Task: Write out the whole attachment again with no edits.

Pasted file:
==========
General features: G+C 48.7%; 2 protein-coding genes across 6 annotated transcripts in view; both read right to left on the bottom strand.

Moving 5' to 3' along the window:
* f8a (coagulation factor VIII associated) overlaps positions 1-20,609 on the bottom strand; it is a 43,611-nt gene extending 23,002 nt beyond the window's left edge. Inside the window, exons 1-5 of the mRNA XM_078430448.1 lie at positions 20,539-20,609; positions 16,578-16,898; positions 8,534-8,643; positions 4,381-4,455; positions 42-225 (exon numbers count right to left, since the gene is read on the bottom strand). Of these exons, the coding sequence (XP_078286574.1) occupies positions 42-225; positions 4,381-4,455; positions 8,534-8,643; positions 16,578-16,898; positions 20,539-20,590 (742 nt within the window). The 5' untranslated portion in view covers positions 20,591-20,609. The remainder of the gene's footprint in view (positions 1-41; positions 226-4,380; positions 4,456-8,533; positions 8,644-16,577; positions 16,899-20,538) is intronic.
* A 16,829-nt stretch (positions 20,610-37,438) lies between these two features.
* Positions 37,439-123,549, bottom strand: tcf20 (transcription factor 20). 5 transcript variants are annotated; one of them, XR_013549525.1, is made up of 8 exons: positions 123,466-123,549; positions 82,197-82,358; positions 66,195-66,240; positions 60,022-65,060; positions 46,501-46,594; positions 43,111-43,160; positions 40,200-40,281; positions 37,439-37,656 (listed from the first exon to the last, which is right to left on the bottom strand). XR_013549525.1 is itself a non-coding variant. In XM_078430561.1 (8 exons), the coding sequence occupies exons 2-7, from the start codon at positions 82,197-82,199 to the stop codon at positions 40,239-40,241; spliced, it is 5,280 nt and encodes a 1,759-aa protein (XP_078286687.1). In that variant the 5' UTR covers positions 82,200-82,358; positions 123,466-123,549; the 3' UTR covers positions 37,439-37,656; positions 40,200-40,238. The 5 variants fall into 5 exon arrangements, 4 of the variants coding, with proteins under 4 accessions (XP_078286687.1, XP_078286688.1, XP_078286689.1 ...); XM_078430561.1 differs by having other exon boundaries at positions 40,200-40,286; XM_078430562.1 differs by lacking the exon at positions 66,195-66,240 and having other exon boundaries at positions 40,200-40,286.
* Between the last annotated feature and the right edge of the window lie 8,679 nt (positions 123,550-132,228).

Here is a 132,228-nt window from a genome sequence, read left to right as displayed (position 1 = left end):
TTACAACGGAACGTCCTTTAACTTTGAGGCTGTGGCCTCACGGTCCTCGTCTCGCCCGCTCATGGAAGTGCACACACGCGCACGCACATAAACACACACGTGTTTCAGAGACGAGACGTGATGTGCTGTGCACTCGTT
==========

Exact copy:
General features: G+C 48.7%; 2 protein-coding genes across 6 annotated transcripts in view; both read right to left on the bottom strand.

Moving 5' to 3' along the window:
* f8a (coagulation factor VIII associated) overlaps positions 1-20,609 on the bottom strand; it is a 43,611-nt gene extending 23,002 nt beyond the window's left edge. Inside the window, exons 1-5 of the mRNA XM_078430448.1 lie at positions 20,539-20,609; positions 16,578-16,898; positions 8,534-8,643; positions 4,381-4,455; positions 42-225 (exon numbers count right to left, since the gene is read on the bottom strand). Of these exons, the coding sequence (XP_078286574.1) occupies positions 42-225; positions 4,381-4,455; positions 8,534-8,643; positions 16,578-16,898; positions 20,539-20,590 (742 nt within the window). The 5' untranslated portion in view covers positions 20,591-20,609. The remainder of the gene's footprint in view (positions 1-41; positions 226-4,380; positions 4,456-8,533; positions 8,644-16,577; positions 16,899-20,538) is intronic.
* A 16,829-nt stretch (positions 20,610-37,438) lies between these two features.
* Positions 37,439-123,549, bottom strand: tcf20 (transcription factor 20). 5 transcript variants are annotated; one of them, XR_013549525.1, is made up of 8 exons: positions 123,466-123,549; positions 82,197-82,358; positions 66,195-66,240; positions 60,022-65,060; positions 46,501-46,594; positions 43,111-43,160; positions 40,200-40,281; positions 37,439-37,656 (listed from the first exon to the last, which is right to left on the bottom strand). XR_013549525.1 is itself a non-coding variant. In XM_078430561.1 (8 exons), the coding sequence occupies exons 2-7, from the start codon at positions 82,197-82,199 to the stop codon at positions 40,239-40,241; spliced, it is 5,280 nt and encodes a 1,759-aa protein (XP_078286687.1). In that variant the 5' UTR covers positions 82,200-82,358; positions 123,466-123,549; the 3' UTR covers positions 37,439-37,656; positions 40,200-40,238. The 5 variants fall into 5 exon arrangements, 4 of the variants coding, with proteins under 4 accessions (XP_078286687.1, XP_078286688.1, XP_078286689.1 ...); XM_078430561.1 differs by having other exon boundaries at positions 40,200-40,286; XM_078430562.1 differs by lacking the exon at positions 66,195-66,240 and having other exon boundaries at positions 40,200-40,286.
* Between the last annotated feature and the right edge of the window lie 8,679 nt (positions 123,550-132,228).

Here is a 132,228-nt window from a genome sequence, read left to right as displayed (position 1 = left end):
TTACAACGGAACGTCCTTTAACTTTGAGGCTGTGGCCTCACGGTCCTCGTCTCGCCCGCTCATGGAAGTGCACACACGCGCACGCACATAAACACACACGTGTTTCAGAGACGAGACGTGATGTGCTGTGCACTCGTT